Stimulant Addiction Treatment

“Stimulants” is a term used to describe a class of drugs that increase brain activity when ingested. A common name used for stimulants is “uppers” because they create feelings and sensations of alertness, energy, and even confidence. Providing highly pleasurable short-term effects, stimulant addiction and dependence can develop. Due to the potential long-term effects, stimulant addiction treatment may be needed for those who struggle with abuse.

How Stimulants Affect the Brain

When stimulants are ingested, they initiate the release of dopamine and norepinephrine neurotransmitters in the brain. Larger, stronger doses initiate a greater release of these neurotransmitters. Additionally, certain methods of use are faster acting than others. For instance, intravenous injection is much faster acting than orally consuming a tablet and the effects will come on quicker and stronger. When dopamine is released in the brain, it binds to dopamine receptors, sending signals from the brain to cells throughout the body. The signals tell the cells to act in a way that creates a euphoric effect for the individual. When norepinephrine is released, it signals blood vessels to restrict, blood pressure and heart rate to increase, blood pressure to rise, and breathing to become strained.

stimulant addiction

Types of Benzodiazepines

Types of Benzodiazepines

Stimulants can be found in various forms including tablets, capsules, powders, and crystals. In a tablet or capsule form, they may be taken orally. However, when abuse, they are more likely to be crushed and snorted, melted and injected, or smoked.


  • Adderall
  • Ritalin
  • Concerta
  • Dexedrine


Long Term Effects on the Brain

Long term use of stimulants can actually change the anatomy of the brain in an attempt to maintain homeostasis. The nervous system of an individual who has abused stimulants over a long period of time will have less of some receptors in order to adapt to the increase in the neurotransmitters that bind to it. As the brain tries to adapt, the effect of stimulant use becomes more difficult to achieve, and the user increases the dosage in an attempt to get the same effect, or to “chase their high”. As the dosage increases over time, so does the risk of stroke, heart attacks, psychotic episodes, permanent brain damage, and even death.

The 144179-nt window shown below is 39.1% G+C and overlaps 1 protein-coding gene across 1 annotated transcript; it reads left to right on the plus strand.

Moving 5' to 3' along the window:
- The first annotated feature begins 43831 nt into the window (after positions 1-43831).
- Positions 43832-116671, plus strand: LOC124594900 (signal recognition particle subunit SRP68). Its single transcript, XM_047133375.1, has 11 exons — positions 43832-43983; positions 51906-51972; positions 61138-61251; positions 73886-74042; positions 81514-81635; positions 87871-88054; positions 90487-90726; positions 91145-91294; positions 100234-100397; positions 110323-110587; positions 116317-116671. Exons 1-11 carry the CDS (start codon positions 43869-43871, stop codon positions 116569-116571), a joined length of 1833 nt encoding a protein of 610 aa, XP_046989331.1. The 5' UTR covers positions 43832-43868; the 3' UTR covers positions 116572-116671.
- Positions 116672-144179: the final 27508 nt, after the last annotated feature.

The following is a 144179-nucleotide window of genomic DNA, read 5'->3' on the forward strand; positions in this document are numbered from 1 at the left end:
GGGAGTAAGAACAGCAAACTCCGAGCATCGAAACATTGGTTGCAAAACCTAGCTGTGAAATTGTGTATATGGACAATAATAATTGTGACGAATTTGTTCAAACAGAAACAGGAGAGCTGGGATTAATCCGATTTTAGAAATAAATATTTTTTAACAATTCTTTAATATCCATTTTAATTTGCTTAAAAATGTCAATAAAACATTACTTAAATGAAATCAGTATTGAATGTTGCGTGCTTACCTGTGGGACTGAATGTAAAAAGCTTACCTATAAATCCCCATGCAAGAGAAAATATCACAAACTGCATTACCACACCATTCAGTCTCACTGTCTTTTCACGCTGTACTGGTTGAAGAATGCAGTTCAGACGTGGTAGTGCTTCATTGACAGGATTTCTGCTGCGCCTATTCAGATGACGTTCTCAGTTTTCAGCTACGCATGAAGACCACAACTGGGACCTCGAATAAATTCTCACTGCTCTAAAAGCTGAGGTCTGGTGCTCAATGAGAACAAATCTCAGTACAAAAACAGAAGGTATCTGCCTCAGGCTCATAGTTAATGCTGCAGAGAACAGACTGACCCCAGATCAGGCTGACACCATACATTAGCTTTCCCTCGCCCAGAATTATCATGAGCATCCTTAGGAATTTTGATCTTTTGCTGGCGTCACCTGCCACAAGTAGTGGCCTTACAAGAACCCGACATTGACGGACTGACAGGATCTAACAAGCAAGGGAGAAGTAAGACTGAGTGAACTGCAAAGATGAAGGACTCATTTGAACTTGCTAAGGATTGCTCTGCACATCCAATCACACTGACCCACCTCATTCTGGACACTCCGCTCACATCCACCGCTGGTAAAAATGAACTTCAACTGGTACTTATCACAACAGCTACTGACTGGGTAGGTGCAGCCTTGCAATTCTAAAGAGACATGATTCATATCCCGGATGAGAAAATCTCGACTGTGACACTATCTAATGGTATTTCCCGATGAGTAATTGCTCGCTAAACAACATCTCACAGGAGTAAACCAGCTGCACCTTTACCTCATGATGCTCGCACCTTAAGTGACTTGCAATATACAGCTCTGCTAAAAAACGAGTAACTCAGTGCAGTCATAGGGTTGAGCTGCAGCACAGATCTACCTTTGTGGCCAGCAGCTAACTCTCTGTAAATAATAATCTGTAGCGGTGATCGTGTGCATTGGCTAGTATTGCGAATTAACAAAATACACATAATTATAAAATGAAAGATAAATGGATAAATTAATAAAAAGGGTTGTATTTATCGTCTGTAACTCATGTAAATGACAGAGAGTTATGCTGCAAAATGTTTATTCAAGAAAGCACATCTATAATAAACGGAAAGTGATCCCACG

Signs of Addiction

Identifying stimulant addiction early is ideal. The earlier the addiction is addressed, the greater the likelihood of recovery. Additionally, early intervention can help prevent life-altering consequences. There are a number of signs to consider when determining if an individual is struggling with stimulant addiction and in need of treatment. These include, but are not limited to:

  • “Doctor shopping” to get multiple prescriptions with overlapping refill dates
  • Going around town to different pharmacies to fill prescriptions
  • Finding paraphernalia in their belongings (such as a razor to cut tablets or supplies to melt and inject a substance)
  • A lack of interest in activities that they previously enjoyed
  • Spending time around a new group of people and avoiding contact with close friends and family

Levels of Care

Stimulant addiction treatment is not one-size-fits-all. Additionally, recovery often requires a continuum of care that starts on the first days of sobriety and may continue for months or years depending on the individual’s needs. There are some standard levels of care recommended for those experiencing addiction and dependence on any number of stimulants:


Due to the potential for physical and psychological withdrawal symptoms, a medical detox program is recommended as the first step for individuals who struggle with stimulant addiction. Individuals will typically spend a 1-2 week time period in an inpatient setting with 24/7 monitoring and access to medication, as well as alternative therapies.

PHP (Partial Hospitalization Program)

After completing detox, some who are getting treatment for stimulant addiction will transition into PHP. While in a PHP program, the individual will live in a halfway house or sober community while spending the majority of their days attending additional treatment programming. PHP is a good option for individuals who are battling mental health disorders or individuals who have unsuccessfully tried lower levels of care before.

IOP (Intensive Outpatient Treatment)

Admission to IOP may occur immediately after detox or following being discharged from a PHP program. Clients may live at home or in a sober community while receiving this level of care for stimulant addiction treatment. Treatment programming may take up about 15-20 hours per week.

Outpatient Treatment

Outpatient treatment is typically only about 5 hours of programming per week. Programming typically includes individual and group therapy. Outpatient treatment provides long-term support while those overcoming stimulant addiction work to resume their normal day to day life.

Stimulant Street Names

Starting Treatment for Stimulant Addiction

Stimulant Addiction Treatment is no more than a phone call away. Our admissions specialists will conduct a short assessment to determine the exact needs of the patient, refer a particular program, help with verifying the insurance policy or discuss other payment options, and even help arrange travel to the recommended facility.  Get started on the road to recovery with Level Up Lake Worth.

Hotline (855) 459-2880